One member of the audience noted that Gmail and Facebook can be used, but yahoo is locked. Only secure web addresses are allowed.

Another gentlemen noted that in Egypt there is a common language of Arabic and there is a more digital media equipped to handle Arabic.  In Burma, there are many languages, and harder to both communicate within the country and outside.   English used to be spoken more (especially in the 1988 uprising). He also noted the difference between literacy (read, write and think) and functional literacy (read and write, but not think), which is what the military Junta advocates.

In the comparison of the two military forces, the big difference is that the Egypt’s military sided with the people instead of the government.   Soldiers in Egypt, receive a basic education, that includes political perspectives, and an understanding of the world.  Egypt requires compulsory military service, so perhaps that is why people respect the military, because all of their family members too had to serve.

In Burma, the military is large ( ~500,000) but that number is in decline.  Burma holds the largest number of child soldiers in the world (~70,000, from 2007 HRW).  Military used to maintain power.  They go through psychological training.  The military recruits orphans and children of rebels.  (Mention of ‘Tiger Schools’).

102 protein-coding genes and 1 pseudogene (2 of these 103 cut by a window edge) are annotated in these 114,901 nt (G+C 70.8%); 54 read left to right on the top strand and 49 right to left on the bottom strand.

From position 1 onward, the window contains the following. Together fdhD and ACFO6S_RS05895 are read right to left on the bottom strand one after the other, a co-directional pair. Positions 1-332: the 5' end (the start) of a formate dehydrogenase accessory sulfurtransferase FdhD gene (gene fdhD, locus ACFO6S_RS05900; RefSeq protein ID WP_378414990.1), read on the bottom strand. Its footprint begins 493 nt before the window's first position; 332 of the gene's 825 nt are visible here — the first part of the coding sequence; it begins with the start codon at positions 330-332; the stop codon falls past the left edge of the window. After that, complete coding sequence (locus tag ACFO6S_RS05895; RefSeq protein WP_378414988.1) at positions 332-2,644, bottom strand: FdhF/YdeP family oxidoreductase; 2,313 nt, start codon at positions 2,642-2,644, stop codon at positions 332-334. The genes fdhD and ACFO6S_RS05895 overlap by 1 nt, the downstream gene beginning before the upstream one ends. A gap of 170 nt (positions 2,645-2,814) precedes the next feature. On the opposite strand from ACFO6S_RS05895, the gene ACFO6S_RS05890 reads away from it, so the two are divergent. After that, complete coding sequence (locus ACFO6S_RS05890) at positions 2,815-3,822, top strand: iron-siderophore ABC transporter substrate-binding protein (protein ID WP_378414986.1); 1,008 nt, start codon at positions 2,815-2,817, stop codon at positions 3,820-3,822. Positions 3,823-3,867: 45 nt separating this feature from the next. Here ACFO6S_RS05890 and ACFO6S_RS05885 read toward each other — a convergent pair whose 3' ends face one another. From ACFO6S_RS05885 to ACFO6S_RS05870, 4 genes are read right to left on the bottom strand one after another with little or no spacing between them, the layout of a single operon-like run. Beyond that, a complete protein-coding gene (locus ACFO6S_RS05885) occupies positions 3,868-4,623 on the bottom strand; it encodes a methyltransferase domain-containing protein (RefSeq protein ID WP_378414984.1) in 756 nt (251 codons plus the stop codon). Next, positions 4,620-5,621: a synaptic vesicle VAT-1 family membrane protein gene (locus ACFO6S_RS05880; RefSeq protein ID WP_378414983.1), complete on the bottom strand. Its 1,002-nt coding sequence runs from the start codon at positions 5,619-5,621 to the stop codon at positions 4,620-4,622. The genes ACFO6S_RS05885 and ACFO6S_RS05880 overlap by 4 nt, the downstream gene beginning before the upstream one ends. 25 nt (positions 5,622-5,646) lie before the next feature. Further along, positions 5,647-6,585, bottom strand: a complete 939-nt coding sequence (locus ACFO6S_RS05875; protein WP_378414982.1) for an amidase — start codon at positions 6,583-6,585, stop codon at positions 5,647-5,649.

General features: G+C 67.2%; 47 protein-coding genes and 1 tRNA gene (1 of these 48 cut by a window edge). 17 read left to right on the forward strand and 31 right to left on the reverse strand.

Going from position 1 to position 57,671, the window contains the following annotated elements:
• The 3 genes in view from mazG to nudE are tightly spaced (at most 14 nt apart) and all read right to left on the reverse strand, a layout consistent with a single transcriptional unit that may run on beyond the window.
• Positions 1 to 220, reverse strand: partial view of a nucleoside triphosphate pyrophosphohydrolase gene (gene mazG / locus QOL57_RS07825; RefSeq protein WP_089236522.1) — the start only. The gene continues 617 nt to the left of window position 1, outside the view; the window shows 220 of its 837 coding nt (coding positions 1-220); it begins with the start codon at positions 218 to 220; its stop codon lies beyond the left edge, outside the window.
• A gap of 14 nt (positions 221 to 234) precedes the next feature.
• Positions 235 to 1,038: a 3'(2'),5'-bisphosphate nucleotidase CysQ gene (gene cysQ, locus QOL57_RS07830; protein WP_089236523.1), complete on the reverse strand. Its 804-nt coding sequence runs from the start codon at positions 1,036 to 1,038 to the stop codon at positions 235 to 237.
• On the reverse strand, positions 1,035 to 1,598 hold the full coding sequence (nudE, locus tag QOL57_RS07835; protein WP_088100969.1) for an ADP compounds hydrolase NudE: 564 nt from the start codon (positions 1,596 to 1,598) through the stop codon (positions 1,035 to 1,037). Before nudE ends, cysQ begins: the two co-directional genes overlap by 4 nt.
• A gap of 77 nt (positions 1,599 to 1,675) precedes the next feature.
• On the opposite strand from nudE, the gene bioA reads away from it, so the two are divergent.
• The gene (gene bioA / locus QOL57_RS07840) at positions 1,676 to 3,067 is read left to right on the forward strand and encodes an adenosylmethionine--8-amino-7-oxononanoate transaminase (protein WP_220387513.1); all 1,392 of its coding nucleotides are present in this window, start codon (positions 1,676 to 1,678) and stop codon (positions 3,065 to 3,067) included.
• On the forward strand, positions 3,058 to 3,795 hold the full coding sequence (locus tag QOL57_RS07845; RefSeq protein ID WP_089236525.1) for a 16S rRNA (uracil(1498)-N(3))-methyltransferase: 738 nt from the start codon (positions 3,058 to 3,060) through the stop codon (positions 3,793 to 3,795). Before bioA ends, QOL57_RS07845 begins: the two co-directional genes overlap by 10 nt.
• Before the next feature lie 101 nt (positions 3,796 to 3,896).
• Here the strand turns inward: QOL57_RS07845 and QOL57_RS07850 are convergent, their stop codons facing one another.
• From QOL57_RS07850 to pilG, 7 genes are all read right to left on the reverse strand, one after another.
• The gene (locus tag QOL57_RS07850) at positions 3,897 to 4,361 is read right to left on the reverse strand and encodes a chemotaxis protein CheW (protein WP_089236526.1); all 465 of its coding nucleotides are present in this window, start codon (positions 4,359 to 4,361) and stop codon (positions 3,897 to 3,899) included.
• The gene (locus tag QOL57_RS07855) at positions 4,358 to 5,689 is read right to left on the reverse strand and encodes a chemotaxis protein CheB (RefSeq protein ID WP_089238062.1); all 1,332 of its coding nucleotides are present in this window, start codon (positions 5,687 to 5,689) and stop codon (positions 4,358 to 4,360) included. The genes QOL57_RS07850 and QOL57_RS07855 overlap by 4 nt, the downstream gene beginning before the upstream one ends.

Nay Tin Myint, of the National League for Democracy ( Aung San Suu Kyi’s Party) was there to talk about the 1988 Uprisings.  He was a student at Rangoon University at the time.10,000 people had died, and there was no newspaper/tv coverage of the incident. There was no contact with the outside world.

They were able to end the Ne Win Regime.  But even after the 1990 Elections, which Aung San Suu Kyi won, the military put her under house arrest, arrested other political prisoners and held power.

Someone had asked, why did the activism seem to stop then.  Nay Tin Myint said, that those who continued were beaten and jailed.  He spent from 1989 to 2005 in  jail., seven of those years in solitary confinement.  There was lack of medical attention, lack of food. He was shackled and tortured daily.